It does seem strange though that it was not nominated for Best Rock Album though, despite being assigned to that category through the group’s nomination for Best Rock Performance. You wonder how that sort of thing works. Instead, the Rock album circle is typically male-dominated. American singer-songwriter Grace Potter the only female nominee, receiving a nomination for her third solo album Daylight. Interestingly this was also released in 2019, but let’s not be pedantic! It’s great to see a female nomination in this category and the power of Graces Potters voice is truly astounding. She has worked with the likes of The Flaming Lips and Don Was, and is also nominated in the Best Rock Performance category for “Daylight”.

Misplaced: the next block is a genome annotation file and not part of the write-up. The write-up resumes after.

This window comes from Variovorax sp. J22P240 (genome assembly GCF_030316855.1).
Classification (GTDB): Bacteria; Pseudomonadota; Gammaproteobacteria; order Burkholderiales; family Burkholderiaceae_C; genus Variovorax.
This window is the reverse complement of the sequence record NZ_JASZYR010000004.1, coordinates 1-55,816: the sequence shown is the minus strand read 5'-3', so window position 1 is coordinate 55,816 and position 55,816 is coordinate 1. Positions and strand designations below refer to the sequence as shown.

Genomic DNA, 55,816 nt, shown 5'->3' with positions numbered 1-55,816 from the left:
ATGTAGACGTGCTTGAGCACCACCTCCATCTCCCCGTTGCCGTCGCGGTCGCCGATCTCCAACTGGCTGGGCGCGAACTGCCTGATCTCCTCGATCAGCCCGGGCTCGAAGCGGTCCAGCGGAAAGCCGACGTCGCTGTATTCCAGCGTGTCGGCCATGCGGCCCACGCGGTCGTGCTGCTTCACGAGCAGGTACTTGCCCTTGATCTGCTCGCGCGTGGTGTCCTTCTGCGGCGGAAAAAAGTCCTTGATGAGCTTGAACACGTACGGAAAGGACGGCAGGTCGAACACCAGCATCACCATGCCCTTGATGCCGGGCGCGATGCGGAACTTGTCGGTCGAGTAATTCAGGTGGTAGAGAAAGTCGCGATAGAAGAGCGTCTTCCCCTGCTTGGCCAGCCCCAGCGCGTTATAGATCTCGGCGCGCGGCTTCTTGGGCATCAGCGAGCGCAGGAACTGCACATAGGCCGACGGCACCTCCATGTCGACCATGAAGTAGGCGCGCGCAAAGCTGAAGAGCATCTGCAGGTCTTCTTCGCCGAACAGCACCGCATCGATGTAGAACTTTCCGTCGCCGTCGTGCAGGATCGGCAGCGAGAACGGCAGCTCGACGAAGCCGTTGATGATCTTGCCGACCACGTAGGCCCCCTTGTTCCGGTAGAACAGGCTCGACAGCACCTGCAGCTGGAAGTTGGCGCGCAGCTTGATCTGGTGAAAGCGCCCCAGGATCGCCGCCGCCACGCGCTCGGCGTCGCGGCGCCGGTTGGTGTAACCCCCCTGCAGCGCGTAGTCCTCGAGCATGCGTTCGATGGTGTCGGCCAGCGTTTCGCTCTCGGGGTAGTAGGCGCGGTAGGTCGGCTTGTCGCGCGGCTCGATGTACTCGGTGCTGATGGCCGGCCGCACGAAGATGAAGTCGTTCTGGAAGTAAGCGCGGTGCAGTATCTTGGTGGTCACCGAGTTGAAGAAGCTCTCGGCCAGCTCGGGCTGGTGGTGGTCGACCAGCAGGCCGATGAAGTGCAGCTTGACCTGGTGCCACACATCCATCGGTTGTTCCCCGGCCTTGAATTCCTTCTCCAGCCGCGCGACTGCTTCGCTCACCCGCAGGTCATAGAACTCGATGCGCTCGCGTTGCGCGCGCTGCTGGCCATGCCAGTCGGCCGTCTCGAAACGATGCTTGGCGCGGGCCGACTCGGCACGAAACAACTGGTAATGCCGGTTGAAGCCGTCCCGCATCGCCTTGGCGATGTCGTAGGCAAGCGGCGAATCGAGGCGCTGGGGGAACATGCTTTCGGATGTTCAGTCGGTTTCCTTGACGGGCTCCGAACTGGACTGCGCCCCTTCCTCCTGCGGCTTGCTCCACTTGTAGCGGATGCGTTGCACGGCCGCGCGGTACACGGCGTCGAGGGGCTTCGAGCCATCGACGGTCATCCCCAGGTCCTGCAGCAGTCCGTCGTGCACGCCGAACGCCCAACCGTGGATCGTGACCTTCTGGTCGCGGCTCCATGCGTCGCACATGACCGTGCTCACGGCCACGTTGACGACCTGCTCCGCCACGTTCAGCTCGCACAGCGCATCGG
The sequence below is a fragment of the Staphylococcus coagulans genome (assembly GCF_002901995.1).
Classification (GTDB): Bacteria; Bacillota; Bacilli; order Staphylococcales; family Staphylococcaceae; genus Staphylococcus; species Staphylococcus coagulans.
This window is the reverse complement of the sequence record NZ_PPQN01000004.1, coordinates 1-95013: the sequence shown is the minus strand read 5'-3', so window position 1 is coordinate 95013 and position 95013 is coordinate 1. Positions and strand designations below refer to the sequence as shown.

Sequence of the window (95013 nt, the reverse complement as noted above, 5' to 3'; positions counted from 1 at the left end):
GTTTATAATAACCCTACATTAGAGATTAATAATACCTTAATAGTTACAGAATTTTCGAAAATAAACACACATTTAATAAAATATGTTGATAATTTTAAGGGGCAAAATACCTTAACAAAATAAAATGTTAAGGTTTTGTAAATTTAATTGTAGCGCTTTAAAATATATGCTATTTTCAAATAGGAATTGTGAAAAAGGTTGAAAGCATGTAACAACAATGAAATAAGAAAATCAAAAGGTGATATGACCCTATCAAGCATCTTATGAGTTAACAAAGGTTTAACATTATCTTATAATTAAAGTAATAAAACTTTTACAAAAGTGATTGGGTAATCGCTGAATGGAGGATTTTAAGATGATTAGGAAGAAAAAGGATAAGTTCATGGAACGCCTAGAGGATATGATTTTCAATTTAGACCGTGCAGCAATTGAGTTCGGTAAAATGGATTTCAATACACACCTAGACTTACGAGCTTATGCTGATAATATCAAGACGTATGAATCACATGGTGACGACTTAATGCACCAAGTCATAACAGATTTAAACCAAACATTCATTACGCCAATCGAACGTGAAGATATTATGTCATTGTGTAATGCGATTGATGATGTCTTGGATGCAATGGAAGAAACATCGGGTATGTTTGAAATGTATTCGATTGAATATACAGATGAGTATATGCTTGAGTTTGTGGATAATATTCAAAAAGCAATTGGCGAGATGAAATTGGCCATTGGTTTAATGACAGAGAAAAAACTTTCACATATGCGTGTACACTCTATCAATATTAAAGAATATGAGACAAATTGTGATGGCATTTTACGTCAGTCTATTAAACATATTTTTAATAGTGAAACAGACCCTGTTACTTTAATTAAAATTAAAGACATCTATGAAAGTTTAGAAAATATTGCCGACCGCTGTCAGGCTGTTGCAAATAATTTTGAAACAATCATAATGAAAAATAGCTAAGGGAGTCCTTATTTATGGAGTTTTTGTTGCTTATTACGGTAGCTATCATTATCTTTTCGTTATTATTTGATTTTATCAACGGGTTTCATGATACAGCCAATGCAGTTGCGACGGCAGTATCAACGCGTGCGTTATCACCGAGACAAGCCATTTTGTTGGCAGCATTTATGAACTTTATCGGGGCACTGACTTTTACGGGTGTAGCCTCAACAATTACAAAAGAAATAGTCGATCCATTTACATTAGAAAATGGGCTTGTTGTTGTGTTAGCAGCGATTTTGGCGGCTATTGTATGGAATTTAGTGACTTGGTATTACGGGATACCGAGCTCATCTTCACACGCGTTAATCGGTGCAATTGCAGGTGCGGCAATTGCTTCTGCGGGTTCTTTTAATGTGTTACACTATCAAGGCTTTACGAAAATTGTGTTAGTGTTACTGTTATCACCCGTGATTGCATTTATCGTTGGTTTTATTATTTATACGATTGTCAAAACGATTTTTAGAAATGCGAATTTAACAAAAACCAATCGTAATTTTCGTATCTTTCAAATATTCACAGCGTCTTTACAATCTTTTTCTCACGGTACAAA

Irish post-punk band Fontaines D.C. who are signed to the independent Partisan Record label, are perhaps the most shocking nominee in the Best Rock Album category. With their second album A Hero’s Death sounding quite different from their debut Dublin-inspired Dogrel, it has nonetheless been extremely well received by fans and critics alike. The current Covid-19 situation has seen them take stock and are already working on their third album. English singer-songwriter Michael Kiwanuka gets a Grammy nod with his third album Kiwanuka, released in November 2019 – a minor detail perhaps! He won the UK based Mercury Music Prize this year and has had huge critical acclaim. This is an album full of variety and power, including soul, gospel rock and breakbeats.